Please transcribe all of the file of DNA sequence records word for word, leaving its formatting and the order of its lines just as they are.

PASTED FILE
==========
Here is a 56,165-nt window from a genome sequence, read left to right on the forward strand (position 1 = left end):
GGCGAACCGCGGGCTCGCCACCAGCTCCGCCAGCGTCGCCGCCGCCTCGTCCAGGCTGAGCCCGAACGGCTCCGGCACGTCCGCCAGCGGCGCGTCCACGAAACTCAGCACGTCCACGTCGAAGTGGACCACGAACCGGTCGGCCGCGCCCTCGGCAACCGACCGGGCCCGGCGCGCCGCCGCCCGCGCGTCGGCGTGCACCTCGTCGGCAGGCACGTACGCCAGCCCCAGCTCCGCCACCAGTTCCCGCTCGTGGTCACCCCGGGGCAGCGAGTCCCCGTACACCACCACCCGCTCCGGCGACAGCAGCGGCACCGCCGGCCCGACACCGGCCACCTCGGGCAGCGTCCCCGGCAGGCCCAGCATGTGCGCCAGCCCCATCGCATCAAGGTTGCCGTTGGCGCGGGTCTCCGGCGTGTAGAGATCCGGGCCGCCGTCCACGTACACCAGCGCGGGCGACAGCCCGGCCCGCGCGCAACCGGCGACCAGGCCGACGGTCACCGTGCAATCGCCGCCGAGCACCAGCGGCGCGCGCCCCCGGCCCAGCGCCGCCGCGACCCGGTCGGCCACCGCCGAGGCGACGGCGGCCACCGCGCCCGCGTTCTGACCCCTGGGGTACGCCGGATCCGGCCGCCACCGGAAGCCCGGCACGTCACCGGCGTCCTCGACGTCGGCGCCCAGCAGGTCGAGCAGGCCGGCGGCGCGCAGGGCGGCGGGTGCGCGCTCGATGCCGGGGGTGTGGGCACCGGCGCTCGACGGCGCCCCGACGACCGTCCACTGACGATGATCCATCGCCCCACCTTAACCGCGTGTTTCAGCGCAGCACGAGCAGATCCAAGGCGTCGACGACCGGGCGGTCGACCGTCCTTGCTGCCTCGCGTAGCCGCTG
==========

Here is a 56,165-nt window from a genome sequence, read left to right on the forward strand (position 1 = left end):
GGCGAACCGCGGGCTCGCCACCAGCTCCGCCAGCGTCGCCGCCGCCTCGTCCAGGCTGAGCCCGAACGGCTCCGGCACGTCCGCCAGCGGCGCGTCCACGAAACTCAGCACGTCCACGTCGAAGTGGACCACGAACCGGTCGGCCGCGCCCTCGGCAACCGACCGGGCCCGGCGCGCCGCCGCCCGCGCGTCGGCGTGCACCTCGTCGGCAGGCACGTACGCCAGCCCCAGCTCCGCCACCAGTTCCCGCTCGTGGTCACCCCGGGGCAGCGAGTCCCCGTACACCACCACCCGCTCCGGCGACAGCAGCGGCACCGCCGGCCCGACACCGGCCACCTCGGGCAGCGTCCCCGGCAGGCCCAGCATGTGCGCCAGCCCCATCGCATCAAGGTTGCCGTTGGCGCGGGTCTCCGGCGTGTAGAGATCCGGGCCGCCGTCCACGTACACCAGCGCGGGCGACAGCCCGGCCCGCGCGCAACCGGCGACCAGGCCGACGGTCACCGTGCAATCGCCGCCGAGCACCAGCGGCGCGCGCCCCCGGCCCAGCGCCGCCGCGACCCGGTCGGCCACCGCCGAGGCGACGGCGGCCACCGCGCCCGCGTTCTGACCCCTGGGGTACGCCGGATCCGGCCGCCACCGGAAGCCCGGCACGTCACCGGCGTCCTCGACGTCGGCGCCCAGCAGGTCGAGCAGGCCGGCGGCGCGCAGGGCGGCGGGTGCGCGCTCGATGCCGGGGGTGTGGGCACCGGCGCTCGACGGCGCCCCGACGACCGTCCACTGACGATGATCCATCGCCCCACCTTAACCGCGTGTTTCAGCGCAGCACGAGCAGATCCAAGGCGTCGACGACCGGGCGGTCGACCGTCCTTGCTGCCTCGCGTAGCCGCTG